Get the most out of your day…and your career!

We have all experienced those frustrated thoughts, in a moment of desperation, which sound a little like, “There isn’t enough hours in the day” or “How do they find time to do that, I’m too busy!” Yes, we are all guilty of doing this at one time or another. Sometimes, with the weight of our jobs, family, leisure time and those dreaded trips to the gym (or lack there of) it is hard to get everything we want to get done. However, it isn’t impossible…

It is pretty straightforward to understand that the more productive we are, the more we will get done, thus the more we can achieve. So, we have to be productive to be successful! But… how?! Follow these four simple tips to being more productive (and more successful):

1. Commit

Whatever it is you’re doing, BE FULLY COMMITTED. Taking on tasks or jobs but trying to complete them while being distracted does not allow for high quality results. It’s great you are taking on an extra task or a new hobby, but if you don't fully commit it could yield lower results than what you are capable of. Even if you get it done (eventually) and you try and convince yourself that you’re productive, because you got it done, being distracted and not dedicating the correct time and energy while performing these tasks will only negate positive results but cause the task to take longer than necessary. Whatever you do, do your best, fully commit!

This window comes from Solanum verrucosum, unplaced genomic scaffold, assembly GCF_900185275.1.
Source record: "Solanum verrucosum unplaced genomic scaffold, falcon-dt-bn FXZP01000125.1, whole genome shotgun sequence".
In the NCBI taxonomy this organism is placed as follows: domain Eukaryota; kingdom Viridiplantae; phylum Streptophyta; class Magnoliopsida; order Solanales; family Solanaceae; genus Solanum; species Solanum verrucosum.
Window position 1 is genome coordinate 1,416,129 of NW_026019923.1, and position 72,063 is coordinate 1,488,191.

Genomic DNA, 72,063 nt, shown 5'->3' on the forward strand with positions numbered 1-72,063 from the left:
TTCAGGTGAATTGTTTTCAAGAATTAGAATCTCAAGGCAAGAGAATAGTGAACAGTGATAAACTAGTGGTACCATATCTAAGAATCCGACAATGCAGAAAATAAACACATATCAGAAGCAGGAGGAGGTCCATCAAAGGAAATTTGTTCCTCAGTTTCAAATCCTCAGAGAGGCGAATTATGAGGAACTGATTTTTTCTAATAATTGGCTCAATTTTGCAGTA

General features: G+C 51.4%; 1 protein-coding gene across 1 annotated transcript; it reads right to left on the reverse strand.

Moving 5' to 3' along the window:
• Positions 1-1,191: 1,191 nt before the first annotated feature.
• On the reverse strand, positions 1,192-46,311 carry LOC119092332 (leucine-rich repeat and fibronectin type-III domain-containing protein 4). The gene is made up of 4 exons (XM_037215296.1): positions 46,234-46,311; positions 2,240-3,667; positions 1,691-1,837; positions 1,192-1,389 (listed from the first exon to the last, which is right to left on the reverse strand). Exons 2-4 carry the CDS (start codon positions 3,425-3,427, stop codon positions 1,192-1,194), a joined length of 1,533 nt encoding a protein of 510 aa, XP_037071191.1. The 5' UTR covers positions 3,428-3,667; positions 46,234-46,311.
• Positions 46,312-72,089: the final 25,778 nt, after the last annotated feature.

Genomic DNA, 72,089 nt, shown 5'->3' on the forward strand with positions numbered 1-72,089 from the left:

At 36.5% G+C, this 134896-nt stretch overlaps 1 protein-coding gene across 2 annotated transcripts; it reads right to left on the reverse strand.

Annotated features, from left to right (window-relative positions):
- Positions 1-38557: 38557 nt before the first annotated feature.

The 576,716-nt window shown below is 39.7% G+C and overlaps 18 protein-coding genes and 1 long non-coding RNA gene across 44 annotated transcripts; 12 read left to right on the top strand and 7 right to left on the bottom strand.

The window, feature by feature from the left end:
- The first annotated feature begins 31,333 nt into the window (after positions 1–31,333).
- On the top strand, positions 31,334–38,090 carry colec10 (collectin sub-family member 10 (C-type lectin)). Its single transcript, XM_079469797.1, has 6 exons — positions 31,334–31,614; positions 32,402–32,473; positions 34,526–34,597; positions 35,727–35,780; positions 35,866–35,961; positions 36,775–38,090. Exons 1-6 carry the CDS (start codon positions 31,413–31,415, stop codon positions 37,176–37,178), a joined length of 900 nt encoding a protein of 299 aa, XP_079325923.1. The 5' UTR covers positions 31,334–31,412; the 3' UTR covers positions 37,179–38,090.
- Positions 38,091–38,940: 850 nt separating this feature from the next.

2. Multitasking is the enemy

We all have been lead to believe that multitasking is a talent, a skill, and a virtue for us fortunate enough to be able to do it. What we aren’t realising though is that multitasking leads to distractions, which causes tasks and project to take longer than necessary. Research has stated that the human brain is not actually meant to multitask and that we are actually pretty terrible at it (GULP). The extra tabs up on your computer (Facebook, YouTube, maybe some online shopping) leads us to lose focus on the task at hand, which just adds time to the project and deducts time from our other jobs or personal time.